30 May 2017

Christchurch and Banks Peninsula residents are being urged to keep their eyes open for any sign of the myrtle rust plant disease recently discovered in New Zealand.

Myrtle rust is an invasive fungus that attacks members of the myrtle family of plants. It could seriously damage or kill mānuka, rātā, kānuka and pōhutukawa, as well as feijoa and eucalyptus.

A plant infected with myrtle rust.

Bright yellow powdery eruptions are one of the signs of myrtle rust.

While myrtle rust is found all along Australia’s eastern seaboard, it has only just been detected in New Zealand.

As of Monday the number of properties infected with myrtle rust nationally stood at 25 – 20 properties in Taranaki, three in Northland and two in Waikato.

“Myrtle rust spores are microscopic and can easily spread across large distances by wind so unfortunately it is likely at some point that myrtle rust will reach Christchurch and Banks Peninsula,’’ said Christchurch City Council Head of Parks Andrew Rutledge.

“The Ministry for Primary Industries(external link) is doing all it can to stop the spread of the disease and has stepped up its surveillance but we all need to be on the look-out for this disease because if we can detect it early, we will have the best chance of containing its spread,’’ Mr Rutledge said.

How to identify myrtle rust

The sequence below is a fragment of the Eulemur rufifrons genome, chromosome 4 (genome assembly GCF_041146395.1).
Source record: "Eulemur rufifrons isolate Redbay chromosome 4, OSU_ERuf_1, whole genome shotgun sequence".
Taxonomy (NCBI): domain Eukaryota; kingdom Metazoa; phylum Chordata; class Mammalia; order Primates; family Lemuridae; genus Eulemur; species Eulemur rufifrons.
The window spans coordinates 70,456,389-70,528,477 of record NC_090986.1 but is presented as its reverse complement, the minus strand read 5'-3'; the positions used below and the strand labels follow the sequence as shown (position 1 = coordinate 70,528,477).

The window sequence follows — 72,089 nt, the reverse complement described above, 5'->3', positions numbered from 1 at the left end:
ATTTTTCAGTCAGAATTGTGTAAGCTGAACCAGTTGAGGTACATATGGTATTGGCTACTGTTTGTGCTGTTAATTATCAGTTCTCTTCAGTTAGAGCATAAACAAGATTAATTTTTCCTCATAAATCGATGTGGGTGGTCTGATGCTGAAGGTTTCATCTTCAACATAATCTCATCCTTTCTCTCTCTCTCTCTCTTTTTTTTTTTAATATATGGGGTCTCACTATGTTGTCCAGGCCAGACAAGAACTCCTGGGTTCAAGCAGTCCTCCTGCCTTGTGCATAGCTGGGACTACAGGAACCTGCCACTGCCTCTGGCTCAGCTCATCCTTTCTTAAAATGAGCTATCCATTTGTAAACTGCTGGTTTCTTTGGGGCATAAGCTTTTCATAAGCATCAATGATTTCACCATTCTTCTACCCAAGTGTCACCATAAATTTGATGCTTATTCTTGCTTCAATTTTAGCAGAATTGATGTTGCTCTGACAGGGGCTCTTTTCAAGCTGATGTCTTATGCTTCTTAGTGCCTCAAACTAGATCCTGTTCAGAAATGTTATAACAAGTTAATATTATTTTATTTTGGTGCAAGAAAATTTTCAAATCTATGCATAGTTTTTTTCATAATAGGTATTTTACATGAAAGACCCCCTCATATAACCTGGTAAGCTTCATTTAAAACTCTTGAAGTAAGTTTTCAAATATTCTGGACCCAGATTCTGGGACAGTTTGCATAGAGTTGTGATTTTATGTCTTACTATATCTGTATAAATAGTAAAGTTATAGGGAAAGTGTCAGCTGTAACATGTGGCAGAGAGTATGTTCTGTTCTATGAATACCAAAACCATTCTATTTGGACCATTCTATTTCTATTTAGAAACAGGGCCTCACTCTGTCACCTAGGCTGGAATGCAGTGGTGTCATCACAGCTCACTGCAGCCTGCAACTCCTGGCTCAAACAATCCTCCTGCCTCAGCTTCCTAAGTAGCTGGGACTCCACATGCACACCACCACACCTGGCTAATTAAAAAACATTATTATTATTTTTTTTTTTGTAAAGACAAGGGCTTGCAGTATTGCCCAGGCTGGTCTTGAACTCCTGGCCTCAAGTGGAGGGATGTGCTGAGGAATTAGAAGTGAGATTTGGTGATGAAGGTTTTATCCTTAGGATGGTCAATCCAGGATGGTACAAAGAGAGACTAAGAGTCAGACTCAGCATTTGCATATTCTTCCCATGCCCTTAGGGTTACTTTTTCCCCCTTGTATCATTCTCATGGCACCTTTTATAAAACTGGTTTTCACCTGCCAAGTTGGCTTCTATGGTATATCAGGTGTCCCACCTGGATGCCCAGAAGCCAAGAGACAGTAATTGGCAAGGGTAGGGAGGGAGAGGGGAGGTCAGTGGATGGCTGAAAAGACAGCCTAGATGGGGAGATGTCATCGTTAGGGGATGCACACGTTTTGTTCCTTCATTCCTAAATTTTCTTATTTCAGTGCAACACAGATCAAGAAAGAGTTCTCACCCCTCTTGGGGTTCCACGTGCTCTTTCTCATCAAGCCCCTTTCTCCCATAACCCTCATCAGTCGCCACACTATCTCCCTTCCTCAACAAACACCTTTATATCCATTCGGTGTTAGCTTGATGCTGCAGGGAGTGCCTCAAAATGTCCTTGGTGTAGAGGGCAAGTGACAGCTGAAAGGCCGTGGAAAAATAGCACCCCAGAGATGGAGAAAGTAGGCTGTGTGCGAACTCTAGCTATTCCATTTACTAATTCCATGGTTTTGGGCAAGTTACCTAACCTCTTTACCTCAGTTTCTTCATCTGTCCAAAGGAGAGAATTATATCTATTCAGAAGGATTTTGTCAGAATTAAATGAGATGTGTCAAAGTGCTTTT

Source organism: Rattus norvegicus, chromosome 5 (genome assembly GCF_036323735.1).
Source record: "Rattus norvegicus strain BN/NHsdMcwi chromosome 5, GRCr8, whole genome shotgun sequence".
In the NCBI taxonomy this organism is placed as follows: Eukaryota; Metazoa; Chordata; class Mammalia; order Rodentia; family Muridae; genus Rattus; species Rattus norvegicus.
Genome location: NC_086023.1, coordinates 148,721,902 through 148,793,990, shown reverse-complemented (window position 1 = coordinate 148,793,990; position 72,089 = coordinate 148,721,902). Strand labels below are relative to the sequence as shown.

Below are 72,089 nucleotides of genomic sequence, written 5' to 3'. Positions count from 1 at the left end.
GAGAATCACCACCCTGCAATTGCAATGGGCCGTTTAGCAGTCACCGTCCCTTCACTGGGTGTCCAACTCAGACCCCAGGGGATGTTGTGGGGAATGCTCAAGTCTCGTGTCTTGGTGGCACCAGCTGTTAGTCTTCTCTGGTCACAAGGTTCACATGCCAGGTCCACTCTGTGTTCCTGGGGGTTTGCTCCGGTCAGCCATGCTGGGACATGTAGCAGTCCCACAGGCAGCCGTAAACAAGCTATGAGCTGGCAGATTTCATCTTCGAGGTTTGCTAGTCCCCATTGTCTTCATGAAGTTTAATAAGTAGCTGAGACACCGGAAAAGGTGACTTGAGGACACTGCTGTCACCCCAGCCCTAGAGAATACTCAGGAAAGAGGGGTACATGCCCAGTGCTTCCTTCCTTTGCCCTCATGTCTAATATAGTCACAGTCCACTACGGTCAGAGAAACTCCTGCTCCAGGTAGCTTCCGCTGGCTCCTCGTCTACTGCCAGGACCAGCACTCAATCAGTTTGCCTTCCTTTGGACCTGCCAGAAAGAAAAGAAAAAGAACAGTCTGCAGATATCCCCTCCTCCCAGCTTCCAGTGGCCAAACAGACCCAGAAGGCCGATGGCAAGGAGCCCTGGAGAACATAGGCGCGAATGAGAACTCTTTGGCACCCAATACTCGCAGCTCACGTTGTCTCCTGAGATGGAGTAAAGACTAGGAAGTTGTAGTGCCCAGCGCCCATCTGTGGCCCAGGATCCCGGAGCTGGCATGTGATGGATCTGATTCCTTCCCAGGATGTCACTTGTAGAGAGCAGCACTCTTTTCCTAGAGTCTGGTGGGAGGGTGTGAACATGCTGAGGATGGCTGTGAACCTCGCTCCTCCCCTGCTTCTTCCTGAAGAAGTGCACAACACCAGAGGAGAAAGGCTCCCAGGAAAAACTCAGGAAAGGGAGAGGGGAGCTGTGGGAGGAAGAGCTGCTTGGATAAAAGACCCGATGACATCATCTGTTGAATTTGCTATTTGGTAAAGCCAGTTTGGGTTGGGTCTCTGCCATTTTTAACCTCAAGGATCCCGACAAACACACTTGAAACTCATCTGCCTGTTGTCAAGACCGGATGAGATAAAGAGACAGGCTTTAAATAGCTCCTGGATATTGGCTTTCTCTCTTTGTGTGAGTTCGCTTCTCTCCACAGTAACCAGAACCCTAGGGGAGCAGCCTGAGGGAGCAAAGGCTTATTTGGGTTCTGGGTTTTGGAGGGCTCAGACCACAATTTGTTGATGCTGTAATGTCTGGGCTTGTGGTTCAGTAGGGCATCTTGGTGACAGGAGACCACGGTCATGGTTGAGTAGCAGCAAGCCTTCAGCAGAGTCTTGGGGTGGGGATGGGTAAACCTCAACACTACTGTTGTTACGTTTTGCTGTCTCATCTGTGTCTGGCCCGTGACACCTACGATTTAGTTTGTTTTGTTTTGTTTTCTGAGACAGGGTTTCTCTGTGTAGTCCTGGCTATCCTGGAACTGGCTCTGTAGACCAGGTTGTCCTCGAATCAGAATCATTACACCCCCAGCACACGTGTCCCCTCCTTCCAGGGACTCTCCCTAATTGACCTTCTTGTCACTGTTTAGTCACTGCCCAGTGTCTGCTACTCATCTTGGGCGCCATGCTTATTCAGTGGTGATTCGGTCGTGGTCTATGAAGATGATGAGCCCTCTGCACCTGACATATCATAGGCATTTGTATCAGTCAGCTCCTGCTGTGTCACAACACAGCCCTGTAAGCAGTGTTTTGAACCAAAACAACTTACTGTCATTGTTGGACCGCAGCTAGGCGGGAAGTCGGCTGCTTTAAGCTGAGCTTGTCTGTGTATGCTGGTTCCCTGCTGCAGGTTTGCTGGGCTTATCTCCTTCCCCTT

Myrtle rust only affects plants in the myrtle family. It generally attacks soft, new growth, including leaf surfaces, shoots, buds, flowers, and fruit. Symptoms to look out for on myrtle plants are:

  • Bright yellow powdery eruptions appearing on the underside of the leaf (young infection)
  • Bright yellow powdery eruptions on both sides of the leaf (mature infection)
  • Brown/grey rust pustules (older spores) on older lesions.

Some leaves may become buckled or twisted and die off.

What you can do

If you think you've seen the symptoms of myrtle rust, do not touch it.

  • Call the MPI Exotic Pest and Disease Hotline immediately on 0800 80 99 66.
  • If you have a camera or phone camera, take clear photos, including the whole plant, the whole affected leaf, and a close-up of the spores/affected area of the plant.
  • Don't touch it or try to collect samples as this may increase the spread of the disease.

Find out more about myrtle rust on the MPI website(external link).